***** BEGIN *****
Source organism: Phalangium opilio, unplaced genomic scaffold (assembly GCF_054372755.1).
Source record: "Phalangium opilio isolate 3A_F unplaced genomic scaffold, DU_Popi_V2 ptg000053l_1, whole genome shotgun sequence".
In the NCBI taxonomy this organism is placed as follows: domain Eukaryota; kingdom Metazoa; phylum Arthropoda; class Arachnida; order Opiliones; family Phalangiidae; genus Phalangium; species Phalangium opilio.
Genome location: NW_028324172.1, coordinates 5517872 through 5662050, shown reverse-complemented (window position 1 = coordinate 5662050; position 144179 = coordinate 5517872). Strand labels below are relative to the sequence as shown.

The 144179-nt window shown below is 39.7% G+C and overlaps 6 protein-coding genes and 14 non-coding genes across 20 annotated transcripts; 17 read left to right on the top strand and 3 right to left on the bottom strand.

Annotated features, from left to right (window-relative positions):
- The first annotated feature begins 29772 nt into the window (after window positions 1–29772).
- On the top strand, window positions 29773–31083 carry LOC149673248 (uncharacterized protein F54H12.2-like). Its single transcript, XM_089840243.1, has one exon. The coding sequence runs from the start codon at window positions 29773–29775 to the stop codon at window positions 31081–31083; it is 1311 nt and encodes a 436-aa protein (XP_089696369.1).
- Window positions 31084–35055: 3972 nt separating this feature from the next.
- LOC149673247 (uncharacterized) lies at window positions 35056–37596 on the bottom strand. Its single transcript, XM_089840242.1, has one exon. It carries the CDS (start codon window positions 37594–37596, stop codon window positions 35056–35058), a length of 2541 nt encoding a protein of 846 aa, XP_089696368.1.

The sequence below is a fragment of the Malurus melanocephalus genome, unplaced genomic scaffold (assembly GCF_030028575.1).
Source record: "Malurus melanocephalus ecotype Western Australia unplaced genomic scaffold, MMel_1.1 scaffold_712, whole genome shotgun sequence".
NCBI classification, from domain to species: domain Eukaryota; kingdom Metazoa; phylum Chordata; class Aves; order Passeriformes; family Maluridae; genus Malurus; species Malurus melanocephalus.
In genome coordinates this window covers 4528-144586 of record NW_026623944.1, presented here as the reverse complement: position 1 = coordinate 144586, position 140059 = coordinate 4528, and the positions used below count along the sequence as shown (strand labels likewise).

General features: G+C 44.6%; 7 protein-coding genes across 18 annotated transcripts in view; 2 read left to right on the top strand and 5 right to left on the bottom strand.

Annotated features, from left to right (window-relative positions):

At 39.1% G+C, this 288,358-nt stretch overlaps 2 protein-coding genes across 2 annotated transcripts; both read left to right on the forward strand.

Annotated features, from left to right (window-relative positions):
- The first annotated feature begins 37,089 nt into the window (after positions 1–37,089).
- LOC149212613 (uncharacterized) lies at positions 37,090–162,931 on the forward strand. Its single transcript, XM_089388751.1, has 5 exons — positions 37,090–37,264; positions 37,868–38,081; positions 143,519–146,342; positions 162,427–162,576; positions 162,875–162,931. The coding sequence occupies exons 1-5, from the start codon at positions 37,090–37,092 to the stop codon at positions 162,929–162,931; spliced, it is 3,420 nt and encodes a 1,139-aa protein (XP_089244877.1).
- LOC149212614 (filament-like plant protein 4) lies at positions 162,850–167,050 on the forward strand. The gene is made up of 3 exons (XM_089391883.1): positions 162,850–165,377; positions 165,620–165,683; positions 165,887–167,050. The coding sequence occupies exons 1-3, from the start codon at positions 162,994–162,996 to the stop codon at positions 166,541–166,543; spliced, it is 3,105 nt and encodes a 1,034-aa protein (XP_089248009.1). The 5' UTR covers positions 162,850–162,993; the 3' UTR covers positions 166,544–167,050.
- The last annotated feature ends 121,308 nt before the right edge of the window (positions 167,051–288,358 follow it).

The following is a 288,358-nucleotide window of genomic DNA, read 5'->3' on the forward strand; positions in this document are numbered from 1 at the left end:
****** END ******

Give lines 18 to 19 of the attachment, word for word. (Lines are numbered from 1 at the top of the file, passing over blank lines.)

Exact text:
Annotated features, from left to right (window-relative positions):
- The first annotated feature begins 37,089 nt into the window (after positions 1–37,089).